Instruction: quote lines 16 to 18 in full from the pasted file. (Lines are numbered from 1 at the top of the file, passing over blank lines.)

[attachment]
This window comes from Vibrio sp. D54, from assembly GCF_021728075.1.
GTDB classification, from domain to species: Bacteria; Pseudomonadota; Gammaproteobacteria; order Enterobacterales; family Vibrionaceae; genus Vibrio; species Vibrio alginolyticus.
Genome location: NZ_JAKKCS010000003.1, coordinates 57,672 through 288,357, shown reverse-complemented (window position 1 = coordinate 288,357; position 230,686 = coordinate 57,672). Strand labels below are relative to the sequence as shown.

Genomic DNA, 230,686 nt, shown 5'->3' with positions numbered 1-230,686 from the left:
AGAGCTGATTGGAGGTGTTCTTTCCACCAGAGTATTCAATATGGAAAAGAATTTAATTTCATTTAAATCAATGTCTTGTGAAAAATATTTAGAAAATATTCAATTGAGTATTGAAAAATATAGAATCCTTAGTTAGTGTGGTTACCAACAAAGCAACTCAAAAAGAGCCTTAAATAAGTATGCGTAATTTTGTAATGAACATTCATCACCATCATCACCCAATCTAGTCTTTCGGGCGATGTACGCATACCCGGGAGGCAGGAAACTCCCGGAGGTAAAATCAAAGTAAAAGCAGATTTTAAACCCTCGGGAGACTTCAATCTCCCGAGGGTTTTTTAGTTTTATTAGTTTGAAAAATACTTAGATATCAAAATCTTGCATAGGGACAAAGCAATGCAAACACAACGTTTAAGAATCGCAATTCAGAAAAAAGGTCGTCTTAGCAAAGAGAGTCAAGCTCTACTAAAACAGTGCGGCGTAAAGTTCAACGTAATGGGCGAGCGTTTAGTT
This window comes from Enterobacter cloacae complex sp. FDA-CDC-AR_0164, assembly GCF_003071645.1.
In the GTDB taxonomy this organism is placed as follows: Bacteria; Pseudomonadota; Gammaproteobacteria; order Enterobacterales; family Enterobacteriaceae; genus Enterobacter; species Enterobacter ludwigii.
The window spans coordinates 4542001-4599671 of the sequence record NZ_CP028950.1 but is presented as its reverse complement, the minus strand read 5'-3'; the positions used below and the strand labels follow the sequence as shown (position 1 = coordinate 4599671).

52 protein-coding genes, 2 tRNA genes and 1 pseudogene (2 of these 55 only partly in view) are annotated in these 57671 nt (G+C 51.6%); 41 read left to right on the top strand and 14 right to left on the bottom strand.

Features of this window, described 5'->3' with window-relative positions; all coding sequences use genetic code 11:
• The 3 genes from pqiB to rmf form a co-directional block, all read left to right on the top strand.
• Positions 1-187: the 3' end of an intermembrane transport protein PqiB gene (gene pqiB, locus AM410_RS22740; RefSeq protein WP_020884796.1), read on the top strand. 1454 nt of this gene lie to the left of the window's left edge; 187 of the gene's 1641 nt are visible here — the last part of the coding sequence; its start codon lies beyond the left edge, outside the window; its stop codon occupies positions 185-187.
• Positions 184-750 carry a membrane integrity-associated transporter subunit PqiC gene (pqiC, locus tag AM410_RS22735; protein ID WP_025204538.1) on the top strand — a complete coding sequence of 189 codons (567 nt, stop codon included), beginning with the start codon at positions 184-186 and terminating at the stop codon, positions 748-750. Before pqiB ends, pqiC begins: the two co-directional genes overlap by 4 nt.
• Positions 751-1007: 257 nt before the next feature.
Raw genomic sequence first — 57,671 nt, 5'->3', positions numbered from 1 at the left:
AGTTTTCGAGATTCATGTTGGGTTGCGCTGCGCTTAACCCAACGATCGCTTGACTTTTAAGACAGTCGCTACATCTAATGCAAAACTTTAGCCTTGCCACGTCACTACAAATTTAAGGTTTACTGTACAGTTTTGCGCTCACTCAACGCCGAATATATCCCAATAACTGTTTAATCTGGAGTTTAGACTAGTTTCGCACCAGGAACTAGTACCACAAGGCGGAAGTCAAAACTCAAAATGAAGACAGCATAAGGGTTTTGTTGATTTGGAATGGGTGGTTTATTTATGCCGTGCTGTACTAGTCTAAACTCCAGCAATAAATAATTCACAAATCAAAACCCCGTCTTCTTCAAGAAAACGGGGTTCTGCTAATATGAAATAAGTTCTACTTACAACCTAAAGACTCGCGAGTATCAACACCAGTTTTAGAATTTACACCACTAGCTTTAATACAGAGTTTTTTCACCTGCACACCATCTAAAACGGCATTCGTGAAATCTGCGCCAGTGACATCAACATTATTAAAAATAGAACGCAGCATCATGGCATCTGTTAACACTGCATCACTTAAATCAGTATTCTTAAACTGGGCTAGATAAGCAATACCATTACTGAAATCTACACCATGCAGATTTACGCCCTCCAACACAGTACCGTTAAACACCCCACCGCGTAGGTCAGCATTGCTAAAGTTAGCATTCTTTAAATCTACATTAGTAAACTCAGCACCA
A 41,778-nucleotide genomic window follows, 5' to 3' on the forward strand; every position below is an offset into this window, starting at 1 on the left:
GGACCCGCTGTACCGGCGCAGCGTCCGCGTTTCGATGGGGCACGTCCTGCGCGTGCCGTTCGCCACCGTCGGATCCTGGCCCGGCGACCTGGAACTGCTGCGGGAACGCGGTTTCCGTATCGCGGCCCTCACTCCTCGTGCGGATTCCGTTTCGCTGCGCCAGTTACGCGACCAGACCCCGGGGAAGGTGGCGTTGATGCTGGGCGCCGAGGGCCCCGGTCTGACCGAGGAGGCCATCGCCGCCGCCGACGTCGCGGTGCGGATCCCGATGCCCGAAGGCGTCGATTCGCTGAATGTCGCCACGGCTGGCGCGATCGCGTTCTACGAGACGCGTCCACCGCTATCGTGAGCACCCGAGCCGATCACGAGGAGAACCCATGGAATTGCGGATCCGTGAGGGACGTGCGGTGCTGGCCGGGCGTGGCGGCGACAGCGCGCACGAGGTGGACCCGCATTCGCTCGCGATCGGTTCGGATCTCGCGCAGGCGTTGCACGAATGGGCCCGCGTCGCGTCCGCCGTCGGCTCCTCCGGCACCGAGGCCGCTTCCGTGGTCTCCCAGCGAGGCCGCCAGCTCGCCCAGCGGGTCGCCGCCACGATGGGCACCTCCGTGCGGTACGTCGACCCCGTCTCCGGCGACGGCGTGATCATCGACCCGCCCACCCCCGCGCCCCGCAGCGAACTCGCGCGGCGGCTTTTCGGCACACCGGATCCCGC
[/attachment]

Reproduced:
AGTTTTCGAGATTCATGTTGGGTTGCGCTGCGCTTAACCCAACGATCGCTTGACTTTTAAGACAGTCGCTACATCTAATGCAAAACTTTAGCCTTGCCACGTCACTACAAATTTAAGGTTTACTGTACAGTTTTGCGCTCACTCAACGCCGAATATATCCCAATAACTGTTTAATCTGGAGTTTAGACTAGTTTCGCACCAGGAACTAGTACCACAAGGCGGAAGTCAAAACTCAAAATGAAGACAGCATAAGGGTTTTGTTGATTTGGAATGGGTGGTTTATTTATGCCGTGCTGTACTAGTCTAAACTCCAGCAATAAATAATTCACAAATCAAAACCCCGTCTTCTTCAAGAAAACGGGGTTCTGCTAATATGAAATAAGTTCTACTTACAACCTAAAGACTCGCGAGTATCAACACCAGTTTTAGAATTTACACCACTAGCTTTAATACAGAGTTTTTTCACCTGCACACCATCTAAAACGGCATTCGTGAAATCTGCGCCAGTGACATCAACATTATTAAAAATAGAACGCAGCATCATGGCATCTGTTAACACTGCATCACTTAAATCAGTATTCTTAAACTGGGCTAGATAAGCAATACCATTACTGAAATCTACACCATGCAGATTTACGCCCTCCAACACAGTACCGTTAAACACCCCACCGCGTAGGTCAGCATTGCTAAAGTTAGCATTCTTTAAATCTACATTAGTAAACTCAGCACCA
A 41,778-nucleotide genomic window follows, 5' to 3' on the forward strand; every position below is an offset into this window, starting at 1 on the left:
GGACCCGCTGTACCGGCGCAGCGTCCGCGTTTCGATGGGGCACGTCCTGCGCGTGCCGTTCGCCACCGTCGGATCCTGGCCCGGCGACCTGGAACTGCTGCGGGAACGCGGTTTCCGTATCGCGGCCCTCACTCCTCGTGCGGATTCCGTTTCGCTGCGCCAGTTACGCGACCAGACCCCGGGGAAGGTGGCGTTGATGCTGGGCGCCGAGGGCCCCGGTCTGACCGAGGAGGCCATCGCCGCCGCCGACGTCGCGGTGCGGATCCCGATGCCCGAAGGCGTCGATTCGCTGAATGTCGCCACGGCTGGCGCGATCGCGTTCTACGAGACGCGTCCACCGCTATCGTGAGCACCCGAGCCGATCACGAGGAGAACCCATGGAATTGCGGATCCGTGAGGGACGTGCGGTGCTGGCCGGGCGTGGCGGCGACAGCGCGCACGAGGTGGACCCGCATTCGCTCGCGATCGGTTCGGATCTCGCGCAGGCGTTGCACGAATGGGCCCGCGTCGCGTCCGCCGTCGGCTCCTCCGGCACCGAGGCCGCTTCCGTGGTCTCCCAGCGAGGCCGCCAGCTCGCCCAGCGGGTCGCCGCCACGATGGGCACCTCCGTGCGGTACGTCGACCCCGTCTCCGGCGACGGCGTGATCATCGACCCGCCCACCCCCGCGCCCCGCAGCGAACTCGCGCGGCGGCTTTTCGGCACACCGGATCCCGC